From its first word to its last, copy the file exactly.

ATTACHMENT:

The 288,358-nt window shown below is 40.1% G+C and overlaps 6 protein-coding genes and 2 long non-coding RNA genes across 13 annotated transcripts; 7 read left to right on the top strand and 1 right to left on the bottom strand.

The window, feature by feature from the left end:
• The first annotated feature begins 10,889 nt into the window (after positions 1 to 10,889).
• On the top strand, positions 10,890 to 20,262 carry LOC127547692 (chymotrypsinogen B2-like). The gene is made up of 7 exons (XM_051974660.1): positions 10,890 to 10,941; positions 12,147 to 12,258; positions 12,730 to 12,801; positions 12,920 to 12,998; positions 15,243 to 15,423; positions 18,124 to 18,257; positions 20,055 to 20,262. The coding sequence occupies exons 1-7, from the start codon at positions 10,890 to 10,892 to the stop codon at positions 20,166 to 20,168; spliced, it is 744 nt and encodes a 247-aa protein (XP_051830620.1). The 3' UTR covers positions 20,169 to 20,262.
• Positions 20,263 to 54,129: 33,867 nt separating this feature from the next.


The 288,358-nt window shown below is 40.1% G+C and overlaps 6 protein-coding genes and 2 long non-coding RNA genes across 13 annotated transcripts; 7 read left to right on the top strand and 1 right to left on the bottom strand.

The window, feature by feature from the left end:
• The first annotated feature begins 10,889 nt into the window (after positions 1 to 10,889).
• On the top strand, positions 10,890 to 20,262 carry LOC127547692 (chymotrypsinogen B2-like). The gene is made up of 7 exons (XM_051974660.1): positions 10,890 to 10,941; positions 12,147 to 12,258; positions 12,730 to 12,801; positions 12,920 to 12,998; positions 15,243 to 15,423; positions 18,124 to 18,257; positions 20,055 to 20,262. The coding sequence occupies exons 1-7, from the start codon at positions 10,890 to 10,892 to the stop codon at positions 20,166 to 20,168; spliced, it is 744 nt and encodes a 247-aa protein (XP_051830620.1). The 3' UTR covers positions 20,169 to 20,262.
• Positions 20,263 to 54,129: 33,867 nt separating this feature from the next.